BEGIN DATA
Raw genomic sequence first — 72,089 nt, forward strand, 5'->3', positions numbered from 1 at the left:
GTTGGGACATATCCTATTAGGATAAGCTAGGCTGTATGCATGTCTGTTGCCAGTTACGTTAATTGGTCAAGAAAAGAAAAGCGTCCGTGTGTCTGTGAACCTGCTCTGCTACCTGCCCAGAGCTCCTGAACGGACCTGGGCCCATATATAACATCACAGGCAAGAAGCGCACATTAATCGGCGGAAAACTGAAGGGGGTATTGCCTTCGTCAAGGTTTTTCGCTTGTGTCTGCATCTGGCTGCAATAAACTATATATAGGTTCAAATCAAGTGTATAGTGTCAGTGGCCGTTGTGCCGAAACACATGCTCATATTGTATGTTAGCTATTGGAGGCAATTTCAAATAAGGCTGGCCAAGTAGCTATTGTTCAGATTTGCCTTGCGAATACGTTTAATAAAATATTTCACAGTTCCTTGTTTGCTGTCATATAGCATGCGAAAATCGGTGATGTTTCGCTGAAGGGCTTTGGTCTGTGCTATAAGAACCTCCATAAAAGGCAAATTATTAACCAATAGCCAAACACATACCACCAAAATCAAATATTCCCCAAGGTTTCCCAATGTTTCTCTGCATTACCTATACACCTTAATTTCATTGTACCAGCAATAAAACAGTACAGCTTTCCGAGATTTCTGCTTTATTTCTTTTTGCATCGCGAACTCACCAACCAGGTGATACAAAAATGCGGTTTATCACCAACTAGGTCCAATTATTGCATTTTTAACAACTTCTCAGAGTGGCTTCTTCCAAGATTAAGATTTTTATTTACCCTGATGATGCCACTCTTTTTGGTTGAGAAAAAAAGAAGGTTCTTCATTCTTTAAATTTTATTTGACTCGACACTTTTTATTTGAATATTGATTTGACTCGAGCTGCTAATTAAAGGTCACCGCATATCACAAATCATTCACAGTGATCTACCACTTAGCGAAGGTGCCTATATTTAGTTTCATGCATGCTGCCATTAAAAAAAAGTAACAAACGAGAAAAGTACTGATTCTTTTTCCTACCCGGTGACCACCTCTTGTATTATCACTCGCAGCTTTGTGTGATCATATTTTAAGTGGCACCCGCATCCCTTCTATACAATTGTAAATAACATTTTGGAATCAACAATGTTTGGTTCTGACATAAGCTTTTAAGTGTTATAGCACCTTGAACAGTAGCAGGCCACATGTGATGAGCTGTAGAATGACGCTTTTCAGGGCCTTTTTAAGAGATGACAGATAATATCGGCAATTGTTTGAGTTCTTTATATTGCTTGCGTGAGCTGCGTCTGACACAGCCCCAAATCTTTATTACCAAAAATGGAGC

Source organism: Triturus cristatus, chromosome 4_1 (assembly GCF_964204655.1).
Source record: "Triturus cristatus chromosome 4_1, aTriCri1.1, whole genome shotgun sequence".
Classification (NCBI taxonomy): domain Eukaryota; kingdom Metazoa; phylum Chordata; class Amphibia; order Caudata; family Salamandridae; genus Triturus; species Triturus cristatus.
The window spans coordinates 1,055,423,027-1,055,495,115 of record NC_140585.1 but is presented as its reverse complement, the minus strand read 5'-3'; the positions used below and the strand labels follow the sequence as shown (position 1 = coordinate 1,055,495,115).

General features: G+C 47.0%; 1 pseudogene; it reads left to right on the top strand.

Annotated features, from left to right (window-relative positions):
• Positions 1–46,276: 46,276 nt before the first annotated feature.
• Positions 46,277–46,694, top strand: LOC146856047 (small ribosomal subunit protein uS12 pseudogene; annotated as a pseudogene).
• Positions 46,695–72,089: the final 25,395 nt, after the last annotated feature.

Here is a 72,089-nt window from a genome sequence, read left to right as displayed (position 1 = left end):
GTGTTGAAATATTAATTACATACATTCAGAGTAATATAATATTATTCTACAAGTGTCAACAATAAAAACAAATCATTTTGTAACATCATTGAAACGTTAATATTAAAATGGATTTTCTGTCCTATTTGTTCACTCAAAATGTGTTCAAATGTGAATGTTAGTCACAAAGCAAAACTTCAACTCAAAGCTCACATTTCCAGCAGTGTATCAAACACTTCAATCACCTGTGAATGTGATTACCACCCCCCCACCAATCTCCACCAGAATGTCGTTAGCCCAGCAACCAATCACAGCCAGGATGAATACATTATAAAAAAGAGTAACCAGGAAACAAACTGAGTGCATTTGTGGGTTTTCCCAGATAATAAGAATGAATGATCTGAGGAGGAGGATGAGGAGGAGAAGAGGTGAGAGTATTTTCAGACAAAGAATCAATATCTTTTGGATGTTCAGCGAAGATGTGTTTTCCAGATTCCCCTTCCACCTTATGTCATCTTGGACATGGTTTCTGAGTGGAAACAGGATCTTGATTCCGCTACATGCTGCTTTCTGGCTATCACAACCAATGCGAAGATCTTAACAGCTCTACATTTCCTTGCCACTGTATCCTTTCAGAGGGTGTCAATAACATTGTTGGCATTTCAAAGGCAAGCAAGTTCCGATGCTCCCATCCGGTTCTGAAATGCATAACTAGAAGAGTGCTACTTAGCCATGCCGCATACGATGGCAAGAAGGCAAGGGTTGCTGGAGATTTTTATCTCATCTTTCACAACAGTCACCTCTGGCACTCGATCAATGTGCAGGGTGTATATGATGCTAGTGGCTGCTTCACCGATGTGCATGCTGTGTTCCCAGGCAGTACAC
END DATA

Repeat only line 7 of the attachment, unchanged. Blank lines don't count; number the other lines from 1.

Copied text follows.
General features: G+C 47.0%; 1 pseudogene; it reads left to right on the top strand.